Climate and Environment

Gray whales shrinking fast as climate warms

Issam Ahmed - Agence France-Presse
Gray whales shrinking fast as climate warms
View of a gray whale in the Pacific Ocean in Los Cabos, Baja California state, Mexico on February 21, 2024. Pacific coast gray whales have shrunk in length an astonishing 13 percent since the year 2000, adding to growing evidence that climate change and other human activities are making marine mammals smaller, a study says. The diminished size of these animals could have far-reaching consequences for their health and reproductive success -- and sets alarm bells ringing for their wider food web, researchers said in a statement on June 13, 2024.
AFP/Alfredo Estrella

WASHINGTON, United States — Pacific coast gray whales have shrunk in length an astonishing 13% since 2000, adding to evidence that climate change and other human activities are making marine mammals smaller, a study says.

Their diminished size could have big impacts on survival rates and reproductive success -- and trigger ripple effects throughout their entire food webs.

For the paper, researchers focused on the Pacific Coast Feeding Group (PCFG) -- around 200 whales that are part of the wider Eastern North Pacific (ENP) population of around 14,500.

Considered "ecosystem sentinels," they stay closer to shore, feeding in shallower, warmer waters, than the wider population that inhabits colder, deeper Arctic seas. Prior research had shown they are in worse shape than their counterparts, with smaller bodies, heads and flukes.

"Now we know they have been shrinking in body size over the past 20-40 years, which may be an early warning sign that the population is at risk of declining," Kevin Bierlich, an assistant professor at Oregon State University and co-author of the paper in Global Change Biology, told AFP on Thursday.

By analyzing drone images taken from 2016-2022 of 130 individuals whose age was estimated or known, the scientists found a striking trend: a gray whale born in 2020 is likely to reach a full-grown adult length of approximately 1.65 meters (5ft 5in) less than a counterpart born in 2000.

This represents a significant 13% decrease in the total length of mature gray whales, which typically measure between 38-41 feet in length.

Notably, the decline was more pronounced in females, who historically exceeded males in size but are now comparable.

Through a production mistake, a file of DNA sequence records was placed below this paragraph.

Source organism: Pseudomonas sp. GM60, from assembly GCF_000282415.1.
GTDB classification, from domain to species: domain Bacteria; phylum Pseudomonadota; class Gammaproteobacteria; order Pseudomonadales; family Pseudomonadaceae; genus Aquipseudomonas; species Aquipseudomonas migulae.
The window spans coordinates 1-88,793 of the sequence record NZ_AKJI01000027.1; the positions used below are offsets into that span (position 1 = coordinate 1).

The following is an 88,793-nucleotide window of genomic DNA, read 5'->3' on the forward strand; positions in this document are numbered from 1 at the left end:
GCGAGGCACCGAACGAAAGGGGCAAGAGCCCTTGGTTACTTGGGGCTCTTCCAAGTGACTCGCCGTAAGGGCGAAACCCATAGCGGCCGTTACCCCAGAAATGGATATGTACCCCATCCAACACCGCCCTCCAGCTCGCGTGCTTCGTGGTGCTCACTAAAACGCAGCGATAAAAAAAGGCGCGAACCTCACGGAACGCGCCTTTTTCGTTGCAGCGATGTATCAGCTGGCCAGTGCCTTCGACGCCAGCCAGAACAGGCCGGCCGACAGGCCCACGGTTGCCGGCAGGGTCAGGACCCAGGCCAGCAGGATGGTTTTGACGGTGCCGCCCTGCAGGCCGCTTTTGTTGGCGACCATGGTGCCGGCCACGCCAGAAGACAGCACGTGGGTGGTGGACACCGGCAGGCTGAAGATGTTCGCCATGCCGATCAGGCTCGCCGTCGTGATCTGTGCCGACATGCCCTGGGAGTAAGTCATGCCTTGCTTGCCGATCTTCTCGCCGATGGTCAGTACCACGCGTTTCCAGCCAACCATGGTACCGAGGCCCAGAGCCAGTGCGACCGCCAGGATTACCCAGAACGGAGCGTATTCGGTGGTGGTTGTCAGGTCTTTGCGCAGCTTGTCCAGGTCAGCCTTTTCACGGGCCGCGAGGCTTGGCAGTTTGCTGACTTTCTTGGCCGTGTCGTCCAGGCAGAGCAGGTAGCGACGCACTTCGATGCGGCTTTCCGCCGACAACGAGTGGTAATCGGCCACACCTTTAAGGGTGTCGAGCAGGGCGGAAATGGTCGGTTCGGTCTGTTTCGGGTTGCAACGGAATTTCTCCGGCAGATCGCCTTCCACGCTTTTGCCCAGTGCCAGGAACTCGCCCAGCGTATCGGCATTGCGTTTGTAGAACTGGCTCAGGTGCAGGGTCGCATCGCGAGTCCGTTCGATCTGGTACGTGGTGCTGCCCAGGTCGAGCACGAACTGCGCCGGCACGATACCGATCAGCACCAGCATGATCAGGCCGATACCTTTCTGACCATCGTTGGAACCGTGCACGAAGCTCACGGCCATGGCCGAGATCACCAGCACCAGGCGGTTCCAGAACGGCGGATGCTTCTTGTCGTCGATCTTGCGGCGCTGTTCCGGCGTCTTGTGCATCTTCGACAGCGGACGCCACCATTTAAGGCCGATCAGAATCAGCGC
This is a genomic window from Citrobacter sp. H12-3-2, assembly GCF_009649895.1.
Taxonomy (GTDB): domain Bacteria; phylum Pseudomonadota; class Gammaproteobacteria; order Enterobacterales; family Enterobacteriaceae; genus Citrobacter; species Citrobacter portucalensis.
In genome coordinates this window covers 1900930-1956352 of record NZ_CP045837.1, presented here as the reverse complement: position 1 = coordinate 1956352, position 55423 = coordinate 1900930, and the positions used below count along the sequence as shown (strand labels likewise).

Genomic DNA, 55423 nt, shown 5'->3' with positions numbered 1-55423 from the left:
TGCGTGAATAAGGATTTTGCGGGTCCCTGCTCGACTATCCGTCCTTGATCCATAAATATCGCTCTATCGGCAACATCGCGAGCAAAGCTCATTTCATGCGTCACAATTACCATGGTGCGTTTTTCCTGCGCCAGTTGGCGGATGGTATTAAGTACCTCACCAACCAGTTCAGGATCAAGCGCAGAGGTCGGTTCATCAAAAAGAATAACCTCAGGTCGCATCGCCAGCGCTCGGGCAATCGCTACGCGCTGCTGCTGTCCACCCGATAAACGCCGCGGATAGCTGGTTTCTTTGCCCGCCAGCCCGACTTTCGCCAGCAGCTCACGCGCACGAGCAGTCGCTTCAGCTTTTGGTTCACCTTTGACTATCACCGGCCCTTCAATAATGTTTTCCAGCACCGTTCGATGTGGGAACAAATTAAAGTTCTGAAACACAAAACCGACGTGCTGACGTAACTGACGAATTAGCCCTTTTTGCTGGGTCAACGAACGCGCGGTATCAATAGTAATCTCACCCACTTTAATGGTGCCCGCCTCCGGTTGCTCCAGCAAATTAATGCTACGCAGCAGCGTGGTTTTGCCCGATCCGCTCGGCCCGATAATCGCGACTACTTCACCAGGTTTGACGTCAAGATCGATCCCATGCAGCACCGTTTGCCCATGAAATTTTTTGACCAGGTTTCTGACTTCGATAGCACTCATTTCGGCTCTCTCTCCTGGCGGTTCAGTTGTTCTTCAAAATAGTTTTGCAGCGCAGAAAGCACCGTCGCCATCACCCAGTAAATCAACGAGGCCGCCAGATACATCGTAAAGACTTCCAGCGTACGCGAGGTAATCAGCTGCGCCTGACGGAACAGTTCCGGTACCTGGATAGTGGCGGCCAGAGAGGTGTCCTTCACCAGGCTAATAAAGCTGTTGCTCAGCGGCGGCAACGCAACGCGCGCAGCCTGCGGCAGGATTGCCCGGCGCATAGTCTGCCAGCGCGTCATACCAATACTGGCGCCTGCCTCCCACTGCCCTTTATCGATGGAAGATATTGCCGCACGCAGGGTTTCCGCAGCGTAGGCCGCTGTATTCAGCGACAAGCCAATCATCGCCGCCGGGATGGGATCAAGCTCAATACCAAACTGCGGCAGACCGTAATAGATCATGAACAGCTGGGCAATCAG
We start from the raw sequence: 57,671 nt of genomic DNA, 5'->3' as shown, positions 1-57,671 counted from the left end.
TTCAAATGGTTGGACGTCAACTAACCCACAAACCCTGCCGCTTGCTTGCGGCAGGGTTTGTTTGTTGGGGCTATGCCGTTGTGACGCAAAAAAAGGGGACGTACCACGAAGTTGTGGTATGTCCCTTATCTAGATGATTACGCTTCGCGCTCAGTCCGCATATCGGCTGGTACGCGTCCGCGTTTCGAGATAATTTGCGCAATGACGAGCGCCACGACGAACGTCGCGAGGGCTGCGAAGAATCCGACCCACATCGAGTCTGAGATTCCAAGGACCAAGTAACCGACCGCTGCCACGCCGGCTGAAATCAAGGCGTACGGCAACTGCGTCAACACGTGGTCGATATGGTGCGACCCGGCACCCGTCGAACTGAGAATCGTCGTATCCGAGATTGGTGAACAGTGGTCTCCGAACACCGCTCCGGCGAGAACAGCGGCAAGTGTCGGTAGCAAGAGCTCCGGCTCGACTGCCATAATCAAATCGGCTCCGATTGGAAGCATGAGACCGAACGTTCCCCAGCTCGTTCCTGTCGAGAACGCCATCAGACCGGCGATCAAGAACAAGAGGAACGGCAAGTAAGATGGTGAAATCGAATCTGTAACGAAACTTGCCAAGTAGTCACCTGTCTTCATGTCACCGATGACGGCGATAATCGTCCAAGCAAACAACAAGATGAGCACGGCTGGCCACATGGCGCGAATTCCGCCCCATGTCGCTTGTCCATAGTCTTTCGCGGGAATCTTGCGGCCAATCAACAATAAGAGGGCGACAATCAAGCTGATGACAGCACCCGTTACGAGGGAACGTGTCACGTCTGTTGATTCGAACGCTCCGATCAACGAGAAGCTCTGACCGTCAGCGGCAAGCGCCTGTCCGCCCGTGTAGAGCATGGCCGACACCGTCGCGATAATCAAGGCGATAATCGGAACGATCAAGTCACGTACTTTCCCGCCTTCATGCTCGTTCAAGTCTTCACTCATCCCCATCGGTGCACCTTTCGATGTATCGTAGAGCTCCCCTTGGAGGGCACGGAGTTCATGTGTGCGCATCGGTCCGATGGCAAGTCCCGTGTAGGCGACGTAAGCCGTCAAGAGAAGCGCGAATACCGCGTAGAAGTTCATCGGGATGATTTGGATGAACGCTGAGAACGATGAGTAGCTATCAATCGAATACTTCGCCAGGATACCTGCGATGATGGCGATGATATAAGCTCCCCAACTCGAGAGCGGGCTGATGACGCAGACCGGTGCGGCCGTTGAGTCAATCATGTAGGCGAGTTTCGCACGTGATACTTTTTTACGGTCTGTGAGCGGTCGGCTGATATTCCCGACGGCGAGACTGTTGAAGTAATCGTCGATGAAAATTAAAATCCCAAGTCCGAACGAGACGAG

It would be the equivalent of seeing the average height of an American woman plummeting from 5ft 4in to 4ft 8in over two decades.


- Size matters -


"In general, size is critical for animals," said Enrico Pirotta, lead author on the study and a researcher at the University of St. Andrews in Scotland.

"It affects their behavior, their physiology, their life history, and it has cascading effects for the animals and for the community they're a part of."

Smaller whale calves may have lower survival rates when they stop weaning, while for adults, the major concern is reproductive success.

The species relies on energy reserves stored during the feeding season to support the demands of migration and reproduction during winter -- and the question arises whether they are able to put enough energy towards reproduction and keeping the population growing.

Importantly, the study found the trend was correlated with changes to the balance of "upwelling" and "relaxation" cycles of the ocean.

Upwelling transports nutrients from deeper waters to shallower areas. During relaxation periods, these nutrients remain in the shallower zones, where light enables plankton and other small species that whales feed on to grow.

Climate change is known to be an important factor affecting the dynamics of this delicate balance, through changes in wind patterns and water temperature.

A smaller stature may not only hinder whales' ability to thrive, but also increase their vulnerability to threats such as collisions with boats and entanglement in fishing gear, which can be deadly.

vuukle comment



  • Latest
Are you sure you want to log out?

Philstar.com is one of the most vibrant, opinionated, discerning communities of readers on cyberspace. With your meaningful insights, help shape the stories that can shape the country. Sign up now!

Get Updated:

Signup for the News Round now

or sign in with